The Gemara (Sanhedrin 105b) teaches that from the blessings of Bilam we know the curses he wished to inflict upon the Jewish people. One of his aims was that the Shuls, places of Jewish prayer, should be destroyed. Instead, he gave the blessing: “How goodly are your tents, Israel” (Bamidbar 24:5). It is thus fitting that upon arriving in Shul each morning, we begin our prayers with the same statement: “How goodly are your tents, Israel.”
Bilam was aware of the potency of prayer, and especially that of the Jewish people, and he wished to neutralize it. Indeed, the power of prayer is great. But prayer in which language? Is the power of prayer reserved for the Hebrew language of the Torah, or can prayer be offered to Hashem in any language?
In the present article we will discuss these questions. When is it permitted to pray in a language other than Hebrew? Is it preferable to pray in Hebrew without understanding the words, or to pray in a language one understands? Is a language acceptable even where it is not spoken? We will seek to clarify these (and other) issues, below.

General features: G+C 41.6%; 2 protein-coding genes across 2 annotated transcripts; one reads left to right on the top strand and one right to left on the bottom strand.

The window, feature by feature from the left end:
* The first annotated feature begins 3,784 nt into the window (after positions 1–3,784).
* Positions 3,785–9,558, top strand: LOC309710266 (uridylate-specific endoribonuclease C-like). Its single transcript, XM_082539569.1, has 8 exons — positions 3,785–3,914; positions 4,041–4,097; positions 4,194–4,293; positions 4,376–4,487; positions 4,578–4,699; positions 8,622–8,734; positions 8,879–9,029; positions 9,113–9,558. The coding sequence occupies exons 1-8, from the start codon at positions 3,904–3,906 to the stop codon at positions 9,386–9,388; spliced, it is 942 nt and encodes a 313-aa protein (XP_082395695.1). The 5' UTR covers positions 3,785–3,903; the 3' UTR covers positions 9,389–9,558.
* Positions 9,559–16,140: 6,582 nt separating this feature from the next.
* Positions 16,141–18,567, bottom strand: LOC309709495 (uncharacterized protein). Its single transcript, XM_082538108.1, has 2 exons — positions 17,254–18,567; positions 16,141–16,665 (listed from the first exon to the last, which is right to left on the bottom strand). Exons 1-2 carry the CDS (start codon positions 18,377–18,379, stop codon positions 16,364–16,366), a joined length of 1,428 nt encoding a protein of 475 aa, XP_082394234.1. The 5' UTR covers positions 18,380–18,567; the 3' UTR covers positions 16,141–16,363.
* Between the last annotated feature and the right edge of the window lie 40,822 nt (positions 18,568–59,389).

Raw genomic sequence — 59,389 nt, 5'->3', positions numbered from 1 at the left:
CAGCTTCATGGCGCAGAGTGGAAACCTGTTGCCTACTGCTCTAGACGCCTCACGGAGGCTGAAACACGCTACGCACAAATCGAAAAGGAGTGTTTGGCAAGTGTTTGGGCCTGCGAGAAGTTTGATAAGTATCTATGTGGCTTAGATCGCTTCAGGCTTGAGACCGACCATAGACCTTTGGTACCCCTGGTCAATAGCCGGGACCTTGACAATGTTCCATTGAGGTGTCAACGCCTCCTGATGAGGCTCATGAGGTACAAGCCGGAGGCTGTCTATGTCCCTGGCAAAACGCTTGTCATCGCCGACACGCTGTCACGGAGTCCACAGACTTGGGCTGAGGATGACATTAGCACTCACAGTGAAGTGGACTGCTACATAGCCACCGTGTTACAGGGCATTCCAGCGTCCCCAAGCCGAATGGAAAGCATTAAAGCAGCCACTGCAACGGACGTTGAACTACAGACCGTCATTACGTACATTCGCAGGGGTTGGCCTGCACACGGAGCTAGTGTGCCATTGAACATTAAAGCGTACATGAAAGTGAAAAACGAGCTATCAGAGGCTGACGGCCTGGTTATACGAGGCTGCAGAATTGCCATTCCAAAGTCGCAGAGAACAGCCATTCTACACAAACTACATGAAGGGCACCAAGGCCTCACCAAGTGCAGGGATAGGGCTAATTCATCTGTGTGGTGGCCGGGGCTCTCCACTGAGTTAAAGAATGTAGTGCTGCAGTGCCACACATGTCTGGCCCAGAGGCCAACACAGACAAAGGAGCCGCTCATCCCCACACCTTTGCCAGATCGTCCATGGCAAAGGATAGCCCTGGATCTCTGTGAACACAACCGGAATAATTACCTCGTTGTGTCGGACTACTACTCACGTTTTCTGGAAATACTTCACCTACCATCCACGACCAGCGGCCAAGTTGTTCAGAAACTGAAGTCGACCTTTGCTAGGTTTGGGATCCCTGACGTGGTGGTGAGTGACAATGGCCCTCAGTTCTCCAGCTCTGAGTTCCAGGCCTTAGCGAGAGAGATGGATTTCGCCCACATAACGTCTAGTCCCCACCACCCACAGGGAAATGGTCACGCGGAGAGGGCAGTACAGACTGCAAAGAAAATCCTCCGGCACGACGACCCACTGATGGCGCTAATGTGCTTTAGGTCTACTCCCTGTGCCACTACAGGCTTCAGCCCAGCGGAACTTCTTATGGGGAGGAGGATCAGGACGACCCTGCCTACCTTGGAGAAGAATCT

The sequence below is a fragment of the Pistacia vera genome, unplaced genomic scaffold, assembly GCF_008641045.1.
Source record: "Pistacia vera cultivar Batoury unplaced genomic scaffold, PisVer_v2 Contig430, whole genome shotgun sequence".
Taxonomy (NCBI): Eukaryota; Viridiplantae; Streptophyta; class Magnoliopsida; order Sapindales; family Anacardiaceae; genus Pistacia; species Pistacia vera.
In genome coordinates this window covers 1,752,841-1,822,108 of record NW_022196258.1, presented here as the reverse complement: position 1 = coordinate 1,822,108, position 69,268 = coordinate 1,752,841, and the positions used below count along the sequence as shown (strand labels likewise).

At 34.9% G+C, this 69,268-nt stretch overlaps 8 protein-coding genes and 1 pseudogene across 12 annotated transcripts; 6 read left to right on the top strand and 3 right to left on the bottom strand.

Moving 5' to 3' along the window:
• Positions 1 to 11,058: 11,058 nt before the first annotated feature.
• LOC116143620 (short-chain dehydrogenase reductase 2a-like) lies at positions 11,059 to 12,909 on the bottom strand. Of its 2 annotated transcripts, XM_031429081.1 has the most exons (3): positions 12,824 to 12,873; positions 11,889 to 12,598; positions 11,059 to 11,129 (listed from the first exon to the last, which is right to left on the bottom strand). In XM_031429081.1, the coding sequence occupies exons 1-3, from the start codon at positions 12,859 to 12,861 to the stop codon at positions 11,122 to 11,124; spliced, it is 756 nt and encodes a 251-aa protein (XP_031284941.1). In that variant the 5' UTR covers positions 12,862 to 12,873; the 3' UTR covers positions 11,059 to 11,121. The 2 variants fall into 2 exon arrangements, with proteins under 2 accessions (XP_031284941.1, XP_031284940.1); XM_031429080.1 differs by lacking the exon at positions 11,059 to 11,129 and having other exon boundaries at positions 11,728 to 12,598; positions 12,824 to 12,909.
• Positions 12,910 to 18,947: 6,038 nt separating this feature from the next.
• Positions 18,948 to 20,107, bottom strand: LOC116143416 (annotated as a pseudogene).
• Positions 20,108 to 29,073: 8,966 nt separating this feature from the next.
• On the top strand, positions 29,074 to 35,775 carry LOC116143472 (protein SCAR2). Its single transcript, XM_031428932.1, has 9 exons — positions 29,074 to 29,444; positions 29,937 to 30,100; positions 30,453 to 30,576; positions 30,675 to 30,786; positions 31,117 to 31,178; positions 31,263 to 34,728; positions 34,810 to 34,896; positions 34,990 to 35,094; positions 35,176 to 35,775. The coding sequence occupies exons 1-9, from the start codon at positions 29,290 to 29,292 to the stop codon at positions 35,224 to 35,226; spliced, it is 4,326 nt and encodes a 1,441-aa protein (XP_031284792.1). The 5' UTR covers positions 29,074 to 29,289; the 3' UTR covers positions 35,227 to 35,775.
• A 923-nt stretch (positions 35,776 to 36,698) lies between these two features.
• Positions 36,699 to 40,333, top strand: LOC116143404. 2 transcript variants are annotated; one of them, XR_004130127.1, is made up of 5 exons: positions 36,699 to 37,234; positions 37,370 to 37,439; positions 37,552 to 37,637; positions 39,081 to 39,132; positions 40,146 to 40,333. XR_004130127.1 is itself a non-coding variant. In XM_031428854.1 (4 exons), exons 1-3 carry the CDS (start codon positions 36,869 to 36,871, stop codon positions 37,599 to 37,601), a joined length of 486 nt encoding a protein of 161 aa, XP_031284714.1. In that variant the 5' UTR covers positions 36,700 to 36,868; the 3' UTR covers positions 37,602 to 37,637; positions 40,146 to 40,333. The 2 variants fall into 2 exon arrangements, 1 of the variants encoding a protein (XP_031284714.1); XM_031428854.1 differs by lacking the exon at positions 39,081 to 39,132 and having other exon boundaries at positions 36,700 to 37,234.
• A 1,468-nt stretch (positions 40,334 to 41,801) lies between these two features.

Reciting Keriyas Shema in Other Languages
The Gemara (Berachos 13a) cites the teaching of a baraisa: “Keriyas Shema must be recited as it is written. This is the opinion of Rebbi. The Chachamim say: [It can be recited] in any language.”
The Gemara explains that this dispute depends on how the verses of Keriyas Shema are interpreted. According to Rebbi, the word vehayu is interpreted to mean that the words of Shema must be recited verbatim. Chachamim, however, base their opinion on the word shema, deriving that Shema can be recited in any language that one ‘hears’ (meaning ‘understands’).
The Rambam (Keriyas Shema 2:10) rules in accordance with Chachamim, adding an important detail: “A person may recite the Shema in any language he understands. Somebody reading in any language must ensure that his words are free of mistakes in that tongue, and must use the language with the same precision as in lashon ha-kodesh.” According to the Rambam, one must be careful to use all languages with precision, just as one is precise in the words of the Holy Language.
The Raabad, however, differs in this point: “This is not acceptable, for all languages are interpretation, and who can be precise in interpretation?”
The Ruling of the Mishnah Berurah